Garn, in a Washington, D.C., news conference, denied he had any influence on Huntsman. "I had nothing to do with it. As the governor's chairman I was not in position to advise an opponent" during their recent trip together.
Garn bristled when reporters said they doubted that he and Huntsman could travel together without mentioning the governor's race. "I have walked that line for a month."
Also, while Huntsman was gone, several critical news reports were published about Huntsman's time in the Nixon White House and about early business dealings. While several Republicans said those reports did have an impact on Huntsman, Lillian Garrett, Huntsman's campaign manager, said they played no part in Huntsman's decision not to run.
"I'm extremely disappointed" about Huntsman's decision, said Dan Marriott, former U.S. congressman and Huntsman's campaign co-chairman. "But if a person doesn't want to be a candidate and go through the fires of campaigning, it's better to get out before he starts."
Despite Bangerter's and Huntsman's talk of uniting the Republican Party, Wilson thinks the party has been wounded by Huntsman's brief foray into politics.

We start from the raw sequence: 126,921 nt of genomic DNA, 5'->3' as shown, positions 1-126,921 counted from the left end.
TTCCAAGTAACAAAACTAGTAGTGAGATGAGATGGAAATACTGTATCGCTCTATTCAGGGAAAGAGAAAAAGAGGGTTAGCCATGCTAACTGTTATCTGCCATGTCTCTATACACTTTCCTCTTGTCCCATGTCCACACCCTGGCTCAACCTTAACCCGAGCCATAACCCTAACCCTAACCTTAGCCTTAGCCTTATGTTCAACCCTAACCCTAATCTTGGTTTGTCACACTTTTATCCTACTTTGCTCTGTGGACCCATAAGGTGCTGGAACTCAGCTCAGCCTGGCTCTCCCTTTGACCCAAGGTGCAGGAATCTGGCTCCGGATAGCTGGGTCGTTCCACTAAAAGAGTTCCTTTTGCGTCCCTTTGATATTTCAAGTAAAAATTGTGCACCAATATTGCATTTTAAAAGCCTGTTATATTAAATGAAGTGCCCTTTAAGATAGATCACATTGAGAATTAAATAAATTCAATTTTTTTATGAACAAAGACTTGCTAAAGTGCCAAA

"It's going to be very hard to unite the party," Wilson said. "Words alone won't do it. It will take a lot more than this act. I think a lot of the damage has already been done. There were words a couple of weeks ago about the governor running a failed campaign. I think the Republican Party is going to have a hard time stepping around that."
Ironically, Marriott agrees with Wilson that the Republican Party may not heal.
"I think it depends on Norm Bangerter and whether he can now open up to all parts of the party instead of his own closed group. The monkey is on his back now," Marriott said. Bangerter indirectly answered Marriott's concern when he said during the news conference that everyone is welcome in the party and that Huntsman supporters "have nothing to fear from Norm Bangerter."
In saying the party must unite, Huntsman added that his main goal in running for governor is to provide more and better jobs for Utahns. "More jobs expand the tax base and that means much needed relief for Utah's taxpayers and additional dollars for our children's education. The building of our economy and creating jobs is an will be far more improtant to me than the actual title of governor. I can bring in new jobs outside this race," he said.
Huntsman has already spent almost $300,000 on the race. He has spent $268,000 on TV advertisements, some of which were running as late as Tuesday night. He had opened a campaign headquarters, hired staff and gained $250,000 in pledges. He'd also loaned his fledgling campaign $100,000, money he hoped would be paid back.
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